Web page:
Home is where the school is. Or is it?

VietNamNet Bridge – The story of a family that took its two boys out of school to teach them at home in HCM City has been generating public interest after newspapers and social networks reported on it as a successful model.

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Two brothers, Dang Nhat Anh, 19 and Dang Thai Anh, 14, dropped out of school after finding their curiculum too stressful and unsuitable for their development


Two brothers, Dang Nhat Anh, 19 and Dang Thai Anh, 14, dropped out of school after finding their curiculum too stressful and unsuitable for their development, and felt they were being unfairly treated by teachers, as well.

They have been taught at home by their father, Dang Quoc Anh, a former university professor who decided to quit to be a full-time dad and home teacher.

What made the family choose this form of education, which is unfamiliar to most people in Viet Nam?

According to the father, in 2014, Nhat Anh was punished by having to queue in front of the headmaster’s office during break time with other 20 students for not doing their homework. He and his wife opposed the punishment because they thought it was not educational.

This was just one of many reasons for their decision. He found the curriculum was ridiculously heavy, and teachers assigned too much homework, which made his sons exhausted.

That year, Nhat Anh contracted a severe case of dengue fever, and he could not bear the school’s curriculum burden any longer. “So we had to find another suitable studying method for Nhat Anh. It was homeschooling. And it was also his desire, the father told local media.

Like his brother, Thai Anh had also felt he was being treated unfairly by teachers, and was unhappy at school.

So the parents decided to teach both boys at home.

Risk for the future?

The father makes up timetables for their studying, entertainment, and home chores. But they are free to carry out the timetable any way they want. Both Thai Anh and Nhat Anh  are now studying for the International General Certificate of Secondary Education (IGCSE), an English-language programme developed by the University of Cambridge International Examinations.

Apart from academic knowledge, the boys also excel in English, with the younger brother having earned IELTS band 8.5 at the age of 13 and the older brother scoring 8.0 on the same test in 2015.

Quoc Anh’s family is, in fact, not unique.

In recent years, other families have chosen homeschooling for their children for various reasons, the main one being disagreement with the school curricula.

Quoc Anh’s choice has drawn approval by many parents and some educators who are seeking reforms in the system.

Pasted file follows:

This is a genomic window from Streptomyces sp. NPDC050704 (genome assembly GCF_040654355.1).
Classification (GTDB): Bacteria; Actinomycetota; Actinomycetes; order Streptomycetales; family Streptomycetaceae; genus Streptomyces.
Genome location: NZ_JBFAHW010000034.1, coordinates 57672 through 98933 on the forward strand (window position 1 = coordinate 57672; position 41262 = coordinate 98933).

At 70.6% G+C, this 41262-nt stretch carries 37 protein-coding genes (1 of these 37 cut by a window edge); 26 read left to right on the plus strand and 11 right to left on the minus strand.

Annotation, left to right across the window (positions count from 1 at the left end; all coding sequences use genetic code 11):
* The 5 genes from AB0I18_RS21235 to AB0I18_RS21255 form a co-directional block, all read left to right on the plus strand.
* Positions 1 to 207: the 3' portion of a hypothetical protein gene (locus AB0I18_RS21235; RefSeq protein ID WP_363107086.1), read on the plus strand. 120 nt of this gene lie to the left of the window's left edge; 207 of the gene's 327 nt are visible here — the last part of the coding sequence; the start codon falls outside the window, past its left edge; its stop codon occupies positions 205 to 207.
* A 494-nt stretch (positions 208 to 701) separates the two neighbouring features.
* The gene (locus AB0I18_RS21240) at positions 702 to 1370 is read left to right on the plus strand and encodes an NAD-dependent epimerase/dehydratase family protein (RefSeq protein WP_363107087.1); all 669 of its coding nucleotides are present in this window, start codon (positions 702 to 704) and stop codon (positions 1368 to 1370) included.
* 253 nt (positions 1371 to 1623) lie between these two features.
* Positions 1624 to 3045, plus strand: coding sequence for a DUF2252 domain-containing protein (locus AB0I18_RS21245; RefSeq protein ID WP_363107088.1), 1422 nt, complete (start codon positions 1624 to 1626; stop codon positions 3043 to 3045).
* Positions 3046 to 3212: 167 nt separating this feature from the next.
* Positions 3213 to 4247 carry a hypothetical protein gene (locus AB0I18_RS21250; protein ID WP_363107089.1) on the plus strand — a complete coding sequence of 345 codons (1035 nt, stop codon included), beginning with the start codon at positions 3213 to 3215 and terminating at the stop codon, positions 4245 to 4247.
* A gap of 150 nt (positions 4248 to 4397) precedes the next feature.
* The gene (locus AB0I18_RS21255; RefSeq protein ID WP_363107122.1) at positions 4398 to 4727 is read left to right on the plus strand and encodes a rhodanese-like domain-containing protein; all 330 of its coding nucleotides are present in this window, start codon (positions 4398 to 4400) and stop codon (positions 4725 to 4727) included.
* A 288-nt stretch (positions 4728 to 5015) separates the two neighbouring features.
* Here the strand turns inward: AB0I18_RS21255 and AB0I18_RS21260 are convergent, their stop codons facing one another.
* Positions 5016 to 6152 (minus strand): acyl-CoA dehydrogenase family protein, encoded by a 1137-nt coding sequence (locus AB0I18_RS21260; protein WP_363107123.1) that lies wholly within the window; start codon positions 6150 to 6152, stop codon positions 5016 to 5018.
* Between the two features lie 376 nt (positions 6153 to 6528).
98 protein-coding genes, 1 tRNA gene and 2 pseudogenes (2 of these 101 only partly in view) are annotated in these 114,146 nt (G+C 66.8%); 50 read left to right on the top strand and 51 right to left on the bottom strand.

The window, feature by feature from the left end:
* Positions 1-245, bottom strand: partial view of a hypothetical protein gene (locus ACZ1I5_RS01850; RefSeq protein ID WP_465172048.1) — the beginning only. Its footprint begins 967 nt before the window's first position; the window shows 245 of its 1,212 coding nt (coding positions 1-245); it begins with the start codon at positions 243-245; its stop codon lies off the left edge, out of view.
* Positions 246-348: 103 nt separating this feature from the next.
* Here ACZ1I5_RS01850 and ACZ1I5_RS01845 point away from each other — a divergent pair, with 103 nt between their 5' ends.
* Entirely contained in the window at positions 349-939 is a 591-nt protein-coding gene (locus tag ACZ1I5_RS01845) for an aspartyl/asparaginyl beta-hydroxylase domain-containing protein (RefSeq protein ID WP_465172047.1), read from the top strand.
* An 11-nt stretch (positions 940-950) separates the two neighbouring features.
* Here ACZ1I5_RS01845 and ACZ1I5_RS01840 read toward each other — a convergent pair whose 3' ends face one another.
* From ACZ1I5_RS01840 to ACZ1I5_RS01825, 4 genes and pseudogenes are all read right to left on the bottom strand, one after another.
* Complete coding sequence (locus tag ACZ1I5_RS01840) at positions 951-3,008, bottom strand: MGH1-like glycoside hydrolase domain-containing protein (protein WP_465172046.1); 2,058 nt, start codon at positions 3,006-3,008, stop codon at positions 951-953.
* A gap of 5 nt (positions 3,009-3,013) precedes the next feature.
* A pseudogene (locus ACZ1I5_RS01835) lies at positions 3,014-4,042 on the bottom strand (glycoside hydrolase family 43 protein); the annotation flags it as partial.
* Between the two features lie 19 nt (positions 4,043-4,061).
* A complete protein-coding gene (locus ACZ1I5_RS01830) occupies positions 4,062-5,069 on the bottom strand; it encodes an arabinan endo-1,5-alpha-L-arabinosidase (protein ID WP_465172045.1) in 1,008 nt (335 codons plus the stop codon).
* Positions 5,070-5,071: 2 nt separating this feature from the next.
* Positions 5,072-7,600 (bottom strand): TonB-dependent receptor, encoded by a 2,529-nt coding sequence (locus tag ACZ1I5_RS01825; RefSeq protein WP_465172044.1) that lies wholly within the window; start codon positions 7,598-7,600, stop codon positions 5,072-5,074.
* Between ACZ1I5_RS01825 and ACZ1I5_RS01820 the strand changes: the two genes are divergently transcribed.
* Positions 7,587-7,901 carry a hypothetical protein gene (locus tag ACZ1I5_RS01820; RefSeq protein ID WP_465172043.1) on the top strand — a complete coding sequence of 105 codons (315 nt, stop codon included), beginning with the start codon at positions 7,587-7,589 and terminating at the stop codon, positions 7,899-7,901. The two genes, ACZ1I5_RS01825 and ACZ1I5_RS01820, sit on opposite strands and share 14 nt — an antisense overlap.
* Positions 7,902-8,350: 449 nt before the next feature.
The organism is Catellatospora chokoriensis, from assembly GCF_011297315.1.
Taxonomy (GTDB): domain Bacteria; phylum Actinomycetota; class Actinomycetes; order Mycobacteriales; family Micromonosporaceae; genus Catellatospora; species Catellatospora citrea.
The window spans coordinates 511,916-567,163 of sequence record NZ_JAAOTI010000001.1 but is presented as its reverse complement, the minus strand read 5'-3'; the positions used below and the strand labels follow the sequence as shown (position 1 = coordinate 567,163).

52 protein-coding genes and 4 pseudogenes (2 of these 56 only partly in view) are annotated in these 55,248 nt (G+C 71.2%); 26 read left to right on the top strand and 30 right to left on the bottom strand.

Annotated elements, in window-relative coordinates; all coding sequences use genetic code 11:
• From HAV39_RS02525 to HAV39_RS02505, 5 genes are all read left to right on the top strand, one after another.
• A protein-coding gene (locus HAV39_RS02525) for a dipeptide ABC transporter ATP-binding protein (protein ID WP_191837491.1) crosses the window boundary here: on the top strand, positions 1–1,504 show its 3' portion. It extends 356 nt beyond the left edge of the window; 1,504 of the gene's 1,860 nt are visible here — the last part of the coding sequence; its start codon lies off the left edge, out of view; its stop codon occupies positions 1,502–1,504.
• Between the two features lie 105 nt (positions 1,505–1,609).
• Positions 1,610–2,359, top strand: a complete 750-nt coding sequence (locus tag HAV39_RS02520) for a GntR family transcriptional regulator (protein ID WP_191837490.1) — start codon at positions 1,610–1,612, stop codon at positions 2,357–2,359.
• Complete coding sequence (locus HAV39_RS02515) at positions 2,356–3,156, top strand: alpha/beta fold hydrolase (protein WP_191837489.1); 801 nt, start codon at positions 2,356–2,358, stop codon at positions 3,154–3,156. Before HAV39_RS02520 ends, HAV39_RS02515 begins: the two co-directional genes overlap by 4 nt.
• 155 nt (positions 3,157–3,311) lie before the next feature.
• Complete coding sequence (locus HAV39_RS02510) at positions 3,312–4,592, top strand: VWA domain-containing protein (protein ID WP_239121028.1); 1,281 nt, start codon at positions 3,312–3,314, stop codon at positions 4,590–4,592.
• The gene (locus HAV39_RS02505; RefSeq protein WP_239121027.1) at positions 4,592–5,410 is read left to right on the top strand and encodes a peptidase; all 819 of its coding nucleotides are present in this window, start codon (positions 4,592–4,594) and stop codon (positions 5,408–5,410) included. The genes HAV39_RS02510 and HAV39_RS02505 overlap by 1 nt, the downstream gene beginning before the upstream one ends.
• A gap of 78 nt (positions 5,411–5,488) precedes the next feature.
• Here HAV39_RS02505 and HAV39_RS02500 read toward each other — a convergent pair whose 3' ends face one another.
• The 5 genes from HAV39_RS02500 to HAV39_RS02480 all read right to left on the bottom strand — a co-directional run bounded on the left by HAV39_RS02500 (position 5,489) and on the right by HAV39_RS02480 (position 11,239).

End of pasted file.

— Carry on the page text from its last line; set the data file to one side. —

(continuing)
Educator Pham Toan said: “He [Quoc Anh] was a wise man. Because he did the best for his children.” The important thing is for the parents to be involved in their children’s study at home, he added.

Nguyen Quoc Huy, a father of two secondary school students in Ha Noi, said that if he were capable of teaching, he would have let his children study at home, too.

However, many parents and educators think homeschooling takes a risk with the children’s future. They say homeschooling is costly, it takes up a lot of parents’ time, and not all parents have sufficient knowledge to teach their children.

In Western countries, homeschooling has been an accepted method for a long time. In developed countries, such as the UK or US, homeschooled students can be certified at their levels by education authorities.

But in Viet Nam, the education style is not yet recognised. Families who choose it must be rich people to afford the tuition fees of universities abroad. Another objection raised by some is that if a child wants to stop learning at home, it will not be easy to integrate into school.

Many parents worry that learning at home might badly affect their children’s communication skills.

According to Pham Lan Phuong, a mother of a 10th grade boy in Ha Noi, homeschooling may have an adverse effect on the children because they go to school not just to study, but also to communicate and compete with their fellows.

Prof Van Nhu Cuong expressed his views to the online newspaper Dantri.com.vn, saying that he does not know how many children are schooled at home in Viet Nam nor the results, but he thought the model was not suitable for Viet Nam at the moment.

There were few fathers like Quoc Anh who could quit job to teach their children at home, he said. Moreover, if children learn at home they may not be prepared for the future.

“I do not think it was a loss for my children to drop out of school for years because all things have two sides,” Quoc Anh said. “I just want to help my children free their abilities and not to have them moulded into any fixed model,” he said.

Chu Lan Huong

VNS

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